Summary: The Apache Hills launch is a large, clean ramp at the back of a neighborhood along the shores of a flood-ravaged Lake Somerville. It’s a popular spot for the friendly locals. The cove makes for a nasty paddle when the wind kicks up, but you can access some creeks and shoreline at the mouth of the cove for a sheltered paddle. Wildlife was surprisingly quiet when I went in mid-spring, but the scenery was beautiful when the sun saw fit to shine through moody clouds.
I’ve often overlooked Lake Somerville as a paddling destination due to what appears to be a lack of cover if it’s viewed from Google Maps. There is a lot of open water, but not much cover. Mother Nature made me the fool when I put this hypothesis to the test on April Fools’ Day in 2017.
The Tennessee Classic is an annual pilgrimage for many bowyers, knappers, and traditional archers throughout the southeastern and midwestern United States (and even some beyond). Every year hundreds of archers gather with their families in a valley near Clarksville, Tennessee and camp out, craft gear, and lose arrows in thick vegetation beyond tricky 3D targets. The actual 3D shoot, organized by the Twin Oaks Bowhunters, takes place on a Saturday and Sunday in April of May. Many arrive up to a week in advance, however, just to enjoy good company amidst amazing scenery.
This year marked the 20th annual gathering and was incredible as always, with record attendance despite heavy rains that soaked the course for two days straight before the shoot.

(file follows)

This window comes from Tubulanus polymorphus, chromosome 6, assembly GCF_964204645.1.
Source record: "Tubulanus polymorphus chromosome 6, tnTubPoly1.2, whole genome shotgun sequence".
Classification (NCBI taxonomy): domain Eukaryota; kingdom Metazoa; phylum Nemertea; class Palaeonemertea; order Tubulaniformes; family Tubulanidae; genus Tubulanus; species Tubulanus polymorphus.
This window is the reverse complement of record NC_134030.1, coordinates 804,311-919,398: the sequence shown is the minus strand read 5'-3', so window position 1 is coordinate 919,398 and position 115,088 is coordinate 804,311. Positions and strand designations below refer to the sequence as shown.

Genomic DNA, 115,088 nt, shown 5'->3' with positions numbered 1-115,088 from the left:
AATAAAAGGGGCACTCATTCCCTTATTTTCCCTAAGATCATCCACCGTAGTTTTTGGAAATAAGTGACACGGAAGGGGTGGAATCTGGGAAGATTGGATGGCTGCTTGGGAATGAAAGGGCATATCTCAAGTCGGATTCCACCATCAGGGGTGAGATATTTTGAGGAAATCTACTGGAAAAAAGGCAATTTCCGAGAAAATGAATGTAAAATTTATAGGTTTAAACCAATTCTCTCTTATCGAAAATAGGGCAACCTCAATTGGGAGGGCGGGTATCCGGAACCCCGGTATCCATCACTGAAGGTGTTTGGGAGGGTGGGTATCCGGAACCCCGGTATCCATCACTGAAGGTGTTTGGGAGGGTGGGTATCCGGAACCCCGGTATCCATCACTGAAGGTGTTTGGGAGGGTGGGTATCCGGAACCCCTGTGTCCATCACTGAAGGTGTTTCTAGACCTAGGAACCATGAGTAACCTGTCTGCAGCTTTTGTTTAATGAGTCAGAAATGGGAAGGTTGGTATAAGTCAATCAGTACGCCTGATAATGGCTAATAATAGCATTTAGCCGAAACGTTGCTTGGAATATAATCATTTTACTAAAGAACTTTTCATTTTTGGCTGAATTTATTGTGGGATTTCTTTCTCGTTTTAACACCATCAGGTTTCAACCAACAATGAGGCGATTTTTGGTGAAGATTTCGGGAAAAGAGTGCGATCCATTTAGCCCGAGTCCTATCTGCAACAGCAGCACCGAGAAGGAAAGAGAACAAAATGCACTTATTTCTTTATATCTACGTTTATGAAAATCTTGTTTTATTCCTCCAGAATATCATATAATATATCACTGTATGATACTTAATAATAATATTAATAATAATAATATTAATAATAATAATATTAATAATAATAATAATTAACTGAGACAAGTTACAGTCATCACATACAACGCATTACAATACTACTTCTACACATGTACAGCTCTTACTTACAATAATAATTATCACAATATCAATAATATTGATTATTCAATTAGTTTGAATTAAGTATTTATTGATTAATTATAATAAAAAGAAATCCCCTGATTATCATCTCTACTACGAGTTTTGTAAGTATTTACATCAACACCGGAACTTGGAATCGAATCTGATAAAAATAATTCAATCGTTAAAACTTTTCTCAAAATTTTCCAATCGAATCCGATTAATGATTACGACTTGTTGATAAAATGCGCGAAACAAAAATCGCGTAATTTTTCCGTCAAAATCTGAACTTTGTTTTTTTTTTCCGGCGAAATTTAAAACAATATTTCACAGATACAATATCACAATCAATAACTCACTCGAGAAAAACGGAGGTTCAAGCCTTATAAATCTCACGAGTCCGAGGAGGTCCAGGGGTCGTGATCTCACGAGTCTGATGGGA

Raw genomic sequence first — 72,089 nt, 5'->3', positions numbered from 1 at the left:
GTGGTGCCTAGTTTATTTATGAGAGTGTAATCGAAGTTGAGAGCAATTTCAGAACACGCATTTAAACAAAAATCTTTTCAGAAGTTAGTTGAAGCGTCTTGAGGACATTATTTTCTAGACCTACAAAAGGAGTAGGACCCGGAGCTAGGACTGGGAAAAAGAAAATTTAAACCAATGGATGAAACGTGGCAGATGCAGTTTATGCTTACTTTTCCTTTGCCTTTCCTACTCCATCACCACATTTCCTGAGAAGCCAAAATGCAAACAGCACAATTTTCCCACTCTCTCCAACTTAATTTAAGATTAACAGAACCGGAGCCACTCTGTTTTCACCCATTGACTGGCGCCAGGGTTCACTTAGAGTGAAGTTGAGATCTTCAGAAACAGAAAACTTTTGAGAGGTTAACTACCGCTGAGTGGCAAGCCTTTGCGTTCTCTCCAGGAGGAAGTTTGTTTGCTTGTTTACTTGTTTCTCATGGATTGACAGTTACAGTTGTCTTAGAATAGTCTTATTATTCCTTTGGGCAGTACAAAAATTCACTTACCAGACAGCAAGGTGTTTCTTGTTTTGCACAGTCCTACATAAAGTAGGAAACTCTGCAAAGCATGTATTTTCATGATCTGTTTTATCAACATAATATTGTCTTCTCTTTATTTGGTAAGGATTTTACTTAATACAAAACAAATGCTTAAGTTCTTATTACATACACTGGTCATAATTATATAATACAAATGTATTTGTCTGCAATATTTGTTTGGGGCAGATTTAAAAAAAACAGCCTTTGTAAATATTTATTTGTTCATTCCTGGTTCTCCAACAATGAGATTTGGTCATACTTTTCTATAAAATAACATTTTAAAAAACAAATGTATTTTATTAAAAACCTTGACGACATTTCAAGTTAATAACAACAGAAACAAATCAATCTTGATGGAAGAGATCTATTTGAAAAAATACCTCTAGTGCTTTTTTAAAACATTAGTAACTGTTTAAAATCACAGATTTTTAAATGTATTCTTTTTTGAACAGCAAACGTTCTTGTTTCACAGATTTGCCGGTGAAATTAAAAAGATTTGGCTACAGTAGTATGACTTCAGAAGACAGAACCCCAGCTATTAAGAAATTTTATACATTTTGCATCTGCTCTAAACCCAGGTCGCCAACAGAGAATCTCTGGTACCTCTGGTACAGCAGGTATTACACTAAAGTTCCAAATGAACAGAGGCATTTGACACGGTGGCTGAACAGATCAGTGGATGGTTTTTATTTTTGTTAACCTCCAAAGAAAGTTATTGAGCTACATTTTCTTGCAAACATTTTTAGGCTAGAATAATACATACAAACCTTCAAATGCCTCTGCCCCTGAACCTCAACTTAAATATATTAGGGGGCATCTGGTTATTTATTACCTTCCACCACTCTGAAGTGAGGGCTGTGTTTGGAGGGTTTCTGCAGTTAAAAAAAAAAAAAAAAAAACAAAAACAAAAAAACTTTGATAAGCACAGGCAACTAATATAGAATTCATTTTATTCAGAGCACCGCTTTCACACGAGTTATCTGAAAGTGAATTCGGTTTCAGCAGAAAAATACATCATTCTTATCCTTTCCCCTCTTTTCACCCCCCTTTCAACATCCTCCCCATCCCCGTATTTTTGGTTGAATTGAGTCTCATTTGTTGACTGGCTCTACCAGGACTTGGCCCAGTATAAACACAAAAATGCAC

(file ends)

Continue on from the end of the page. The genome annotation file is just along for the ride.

Thanks to the Twin Oaks Bowhunters for all their hard work setting up such a great event!
Summary: If you’re looking for a short paddle through sheltered waters with plenty of wildlife, I highly recommend launching at Hugo Point. If the weather permits, you can also venture into some of the surrounding, bigger waters for more marsh to discover. The safety and quality of the launch site at Hugo Point Park is top-notch, and you can enjoy a pleasant day on the water without worrying about coming back to your windows being broken.
A few weeks ago I wrote a post about a shortbow I built and named Jumper. I hailed the all-forgiving Osage for allowing me to coax a bow from firewood. Today that stave’s forgiveness ran out and I learned a lesson about over-stressing wood.
Red marks indicate failure points on the back of the bow due to tension (left) and on the belly due to compression (right). The chrysals, or compression fractures, are directly opposite the limb from the splinter. Contrast is enhanced to the point of ugliness to show the chrysals.
I strung Jumper up cold and fired off a few arrows. There were no audible cracks, no strange feelings, and no other telltale sign of wood failure. It shot like it had hundreds of times before.
Part one of this series began with a discussion about researching forums and blogs and state-level bowfishing regulations. Part two continued to discuss finding launch sites. Check them out if you missed them.
I find that local regulations are the greatest impediment to launching a kayak and shooting fish. Therefore, it would make sense for this to be the first step in finding a new place to bowfish – except you have to narrow down where to launch before you can look for local regulations.